Coca-Cola, Mars, Unilever and H&M sign up to major plastic waste campaign

Katie Ramirez
November 1, 2018

250 organisations including major food and beverage companies, governments and packaging manufacturers have signed The New Plastics Economy Global Commitment, led by the United Nations and the Ellen MacArthur Foundation, which aims to tackle rising plastic waste levels.

The New Plastics Economy Global Commitment will be launched in collaboration with the UN Environment at the Our Ocean Conference in Bali later today (29 October).

The commitment has been adopted by 290 other organizations including numerous world's largest packaging producers, brands, retailers and recyclers, as well as governments and nongovernmental organizations... Others range from the WWF to Nestle and Coca-Cola Femsa, with the total list of signatories representing 20 per cent of all packaging produced globally.

The global commitment was "a step-change we urgently need in order to move from a linear to a circular economy" according to Nestlé CEO Mark Schneider.

The new plastic targets build on ecostore's existing quarter of a century long commitment to making its packaging more sustainable - primarily through investing in sugar biobased plastic, increasing recyclability and reducing single use options.

Businesses will publish annual data on their progress. Individual targets within the commitment were set, and the collective ambition among signatories will grow with time. If this rate continues for the next decades or so, there could be more plastic than fishes in the ocean by 2050.

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All of the organizations plan to make 100 percent of their plastic packaging either reusable, recyclable, or compostable within seven years.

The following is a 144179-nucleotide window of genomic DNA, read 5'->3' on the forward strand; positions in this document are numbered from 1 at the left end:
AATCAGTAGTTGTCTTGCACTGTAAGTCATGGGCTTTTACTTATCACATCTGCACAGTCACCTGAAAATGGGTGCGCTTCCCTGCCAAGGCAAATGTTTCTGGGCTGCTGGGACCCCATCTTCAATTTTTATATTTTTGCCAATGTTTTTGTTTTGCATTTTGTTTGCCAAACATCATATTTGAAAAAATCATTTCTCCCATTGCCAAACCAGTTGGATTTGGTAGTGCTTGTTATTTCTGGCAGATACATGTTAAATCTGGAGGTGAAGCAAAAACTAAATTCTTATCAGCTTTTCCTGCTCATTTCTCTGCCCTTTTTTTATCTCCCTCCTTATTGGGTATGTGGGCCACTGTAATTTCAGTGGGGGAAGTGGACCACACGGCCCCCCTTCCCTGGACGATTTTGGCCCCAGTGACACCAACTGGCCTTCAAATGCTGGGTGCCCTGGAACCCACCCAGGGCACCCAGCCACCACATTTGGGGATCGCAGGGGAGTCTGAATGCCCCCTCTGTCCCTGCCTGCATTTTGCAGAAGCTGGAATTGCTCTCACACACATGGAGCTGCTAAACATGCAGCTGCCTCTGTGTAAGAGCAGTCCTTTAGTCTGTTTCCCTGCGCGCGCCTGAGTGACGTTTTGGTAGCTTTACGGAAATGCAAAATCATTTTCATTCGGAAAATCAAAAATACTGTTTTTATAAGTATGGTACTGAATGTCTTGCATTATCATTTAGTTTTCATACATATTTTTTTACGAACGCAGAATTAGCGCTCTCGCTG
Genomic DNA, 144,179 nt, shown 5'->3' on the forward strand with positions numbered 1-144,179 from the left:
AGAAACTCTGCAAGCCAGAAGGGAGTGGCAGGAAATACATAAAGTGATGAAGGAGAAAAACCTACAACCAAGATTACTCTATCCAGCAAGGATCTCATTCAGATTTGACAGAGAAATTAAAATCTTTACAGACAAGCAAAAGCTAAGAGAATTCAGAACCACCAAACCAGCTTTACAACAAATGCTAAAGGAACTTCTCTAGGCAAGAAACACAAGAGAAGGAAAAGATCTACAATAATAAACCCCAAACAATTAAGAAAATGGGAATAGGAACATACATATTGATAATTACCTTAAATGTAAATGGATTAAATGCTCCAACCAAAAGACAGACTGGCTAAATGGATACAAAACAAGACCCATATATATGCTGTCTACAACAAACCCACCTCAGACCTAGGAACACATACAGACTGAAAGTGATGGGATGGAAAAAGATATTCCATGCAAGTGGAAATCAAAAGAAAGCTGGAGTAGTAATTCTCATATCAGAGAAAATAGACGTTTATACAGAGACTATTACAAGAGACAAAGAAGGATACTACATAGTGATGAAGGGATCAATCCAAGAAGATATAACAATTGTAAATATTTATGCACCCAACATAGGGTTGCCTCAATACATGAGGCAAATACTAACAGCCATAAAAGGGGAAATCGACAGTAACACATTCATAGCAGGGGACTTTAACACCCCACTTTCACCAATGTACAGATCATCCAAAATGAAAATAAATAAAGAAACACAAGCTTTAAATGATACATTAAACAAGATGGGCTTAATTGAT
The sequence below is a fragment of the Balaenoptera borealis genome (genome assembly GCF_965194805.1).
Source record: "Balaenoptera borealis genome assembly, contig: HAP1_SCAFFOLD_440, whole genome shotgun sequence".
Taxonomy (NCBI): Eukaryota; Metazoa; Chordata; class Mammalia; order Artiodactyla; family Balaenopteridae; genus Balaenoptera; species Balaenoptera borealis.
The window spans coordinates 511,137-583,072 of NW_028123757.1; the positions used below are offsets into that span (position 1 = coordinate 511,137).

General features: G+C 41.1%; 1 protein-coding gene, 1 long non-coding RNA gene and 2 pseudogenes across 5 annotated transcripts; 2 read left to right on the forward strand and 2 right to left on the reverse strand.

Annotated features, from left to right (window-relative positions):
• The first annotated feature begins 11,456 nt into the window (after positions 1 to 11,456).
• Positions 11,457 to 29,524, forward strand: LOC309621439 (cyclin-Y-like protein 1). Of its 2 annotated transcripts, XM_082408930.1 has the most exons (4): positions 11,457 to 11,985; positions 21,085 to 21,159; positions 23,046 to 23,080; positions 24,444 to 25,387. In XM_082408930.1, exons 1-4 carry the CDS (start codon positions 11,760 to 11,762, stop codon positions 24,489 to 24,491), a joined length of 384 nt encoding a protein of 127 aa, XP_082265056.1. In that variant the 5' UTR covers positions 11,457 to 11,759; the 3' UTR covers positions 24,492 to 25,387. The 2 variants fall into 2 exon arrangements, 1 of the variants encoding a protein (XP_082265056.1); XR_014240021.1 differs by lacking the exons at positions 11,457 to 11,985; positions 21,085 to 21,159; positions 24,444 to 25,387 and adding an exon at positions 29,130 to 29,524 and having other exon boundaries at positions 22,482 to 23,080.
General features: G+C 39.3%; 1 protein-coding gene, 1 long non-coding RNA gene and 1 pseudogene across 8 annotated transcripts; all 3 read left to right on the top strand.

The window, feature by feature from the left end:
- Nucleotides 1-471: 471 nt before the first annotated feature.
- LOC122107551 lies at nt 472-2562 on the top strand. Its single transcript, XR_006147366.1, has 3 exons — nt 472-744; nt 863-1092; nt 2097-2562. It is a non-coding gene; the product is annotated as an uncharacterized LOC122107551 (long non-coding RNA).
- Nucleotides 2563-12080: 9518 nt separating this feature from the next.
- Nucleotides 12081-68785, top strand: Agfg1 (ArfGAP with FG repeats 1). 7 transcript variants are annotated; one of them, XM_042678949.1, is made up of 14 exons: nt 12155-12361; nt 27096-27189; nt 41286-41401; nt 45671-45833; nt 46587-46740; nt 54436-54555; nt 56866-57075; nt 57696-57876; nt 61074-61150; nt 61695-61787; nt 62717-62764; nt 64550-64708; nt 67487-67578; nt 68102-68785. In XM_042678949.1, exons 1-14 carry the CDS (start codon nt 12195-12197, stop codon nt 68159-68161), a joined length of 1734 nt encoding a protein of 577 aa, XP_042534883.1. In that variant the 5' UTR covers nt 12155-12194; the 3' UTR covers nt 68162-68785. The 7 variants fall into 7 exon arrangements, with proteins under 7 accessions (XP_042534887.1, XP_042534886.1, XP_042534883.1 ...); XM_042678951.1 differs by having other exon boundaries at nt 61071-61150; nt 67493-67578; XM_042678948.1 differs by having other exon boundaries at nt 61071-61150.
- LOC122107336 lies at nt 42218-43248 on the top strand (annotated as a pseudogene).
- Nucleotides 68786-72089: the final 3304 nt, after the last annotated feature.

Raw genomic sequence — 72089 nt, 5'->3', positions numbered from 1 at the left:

And she urged businesses to go further "in a race to the top" to create a system for using plastic where it never becomes waste or pollution. We want to act and lead by example.

The Ellen MacArthur Foundation started its research on plastic pollution four years ago.

Participation to the initiative is not limited to big brands in the retail and manufacture sectors as more than fifteen financial institutions, particularly those with more than $2.5 million in assets under management, have also pledged their support for the Global Commitment.

The Washington-based environmental group Oceana, for its part, said the commitments are "vague promises" and called on companies to stop using plastics.

"I am proud that today we have signed up to the New Plastics Economy Global Commitment", UK Secretary of State for the Environment Michael Gove said. Around the world there has been investment and innovation, as well as community-led efforts, to clean up plastic pollution.

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